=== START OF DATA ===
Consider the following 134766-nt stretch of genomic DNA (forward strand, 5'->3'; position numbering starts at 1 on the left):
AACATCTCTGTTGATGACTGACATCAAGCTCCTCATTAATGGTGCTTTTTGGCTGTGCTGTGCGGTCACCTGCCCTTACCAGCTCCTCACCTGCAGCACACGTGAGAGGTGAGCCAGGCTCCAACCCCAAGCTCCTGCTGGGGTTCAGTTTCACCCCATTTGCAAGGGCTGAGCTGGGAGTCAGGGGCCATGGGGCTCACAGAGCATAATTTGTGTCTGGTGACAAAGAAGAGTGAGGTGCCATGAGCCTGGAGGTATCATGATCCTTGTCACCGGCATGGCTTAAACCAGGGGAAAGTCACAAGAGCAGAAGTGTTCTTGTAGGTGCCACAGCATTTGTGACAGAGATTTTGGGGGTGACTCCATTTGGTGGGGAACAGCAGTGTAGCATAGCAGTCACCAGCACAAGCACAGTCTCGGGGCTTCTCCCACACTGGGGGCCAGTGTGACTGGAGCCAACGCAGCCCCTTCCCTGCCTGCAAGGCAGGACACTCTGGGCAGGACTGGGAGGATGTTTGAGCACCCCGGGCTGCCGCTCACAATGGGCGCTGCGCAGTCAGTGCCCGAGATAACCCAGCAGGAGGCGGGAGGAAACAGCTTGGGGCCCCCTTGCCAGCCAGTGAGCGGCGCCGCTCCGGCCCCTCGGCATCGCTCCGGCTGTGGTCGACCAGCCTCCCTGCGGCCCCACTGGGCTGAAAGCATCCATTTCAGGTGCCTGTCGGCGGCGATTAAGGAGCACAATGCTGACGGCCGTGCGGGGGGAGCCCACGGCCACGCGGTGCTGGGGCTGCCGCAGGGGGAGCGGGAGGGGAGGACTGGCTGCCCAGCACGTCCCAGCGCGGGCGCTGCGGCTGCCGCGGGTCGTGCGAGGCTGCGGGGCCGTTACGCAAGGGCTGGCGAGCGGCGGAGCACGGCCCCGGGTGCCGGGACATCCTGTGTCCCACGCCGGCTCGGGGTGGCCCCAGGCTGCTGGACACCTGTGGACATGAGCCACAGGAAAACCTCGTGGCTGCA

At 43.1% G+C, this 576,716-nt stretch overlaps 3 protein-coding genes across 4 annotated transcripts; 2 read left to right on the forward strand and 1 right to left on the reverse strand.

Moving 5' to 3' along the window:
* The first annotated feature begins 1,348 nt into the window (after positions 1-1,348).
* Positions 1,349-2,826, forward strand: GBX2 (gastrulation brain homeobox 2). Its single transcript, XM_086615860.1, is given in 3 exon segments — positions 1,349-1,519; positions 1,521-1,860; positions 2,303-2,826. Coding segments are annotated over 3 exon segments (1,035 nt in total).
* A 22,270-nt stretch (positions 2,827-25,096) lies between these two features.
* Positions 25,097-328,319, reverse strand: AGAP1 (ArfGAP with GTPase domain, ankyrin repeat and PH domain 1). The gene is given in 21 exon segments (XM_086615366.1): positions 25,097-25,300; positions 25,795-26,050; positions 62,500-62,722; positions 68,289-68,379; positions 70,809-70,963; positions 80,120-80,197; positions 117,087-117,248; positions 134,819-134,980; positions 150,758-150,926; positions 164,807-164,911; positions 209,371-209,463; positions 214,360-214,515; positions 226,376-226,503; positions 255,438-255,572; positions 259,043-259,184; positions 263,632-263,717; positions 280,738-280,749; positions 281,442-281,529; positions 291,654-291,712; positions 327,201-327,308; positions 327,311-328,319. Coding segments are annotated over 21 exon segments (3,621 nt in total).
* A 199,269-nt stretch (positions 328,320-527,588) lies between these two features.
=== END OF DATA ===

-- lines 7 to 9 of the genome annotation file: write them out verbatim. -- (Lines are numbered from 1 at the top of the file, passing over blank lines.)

* A 22,270-nt stretch (positions 2,827-25,096) lies between these two features.
* Positions 25,097-328,319, reverse strand: AGAP1 (ArfGAP with GTPase domain, ankyrin repeat and PH domain 1). The gene is given in 21 exon segments (XM_086615366.1): positions 25,097-25,300; positions 25,795-26,050; positions 62,500-62,722; positions 68,289-68,379; positions 70,809-70,963; positions 80,120-80,197; positions 117,087-117,248; positions 134,819-134,980; positions 150,758-150,926; positions 164,807-164,911; positions 209,371-209,463; positions 214,360-214,515; positions 226,376-226,503; positions 255,438-255,572; positions 259,043-259,184; positions 263,632-263,717; positions 280,738-280,749; positions 281,442-281,529; positions 291,654-291,712; positions 327,201-327,308; positions 327,311-328,319. Coding segments are annotated over 21 exon segments (3,621 nt in total).
* A 199,269-nt stretch (positions 328,320-527,588) lies between these two features.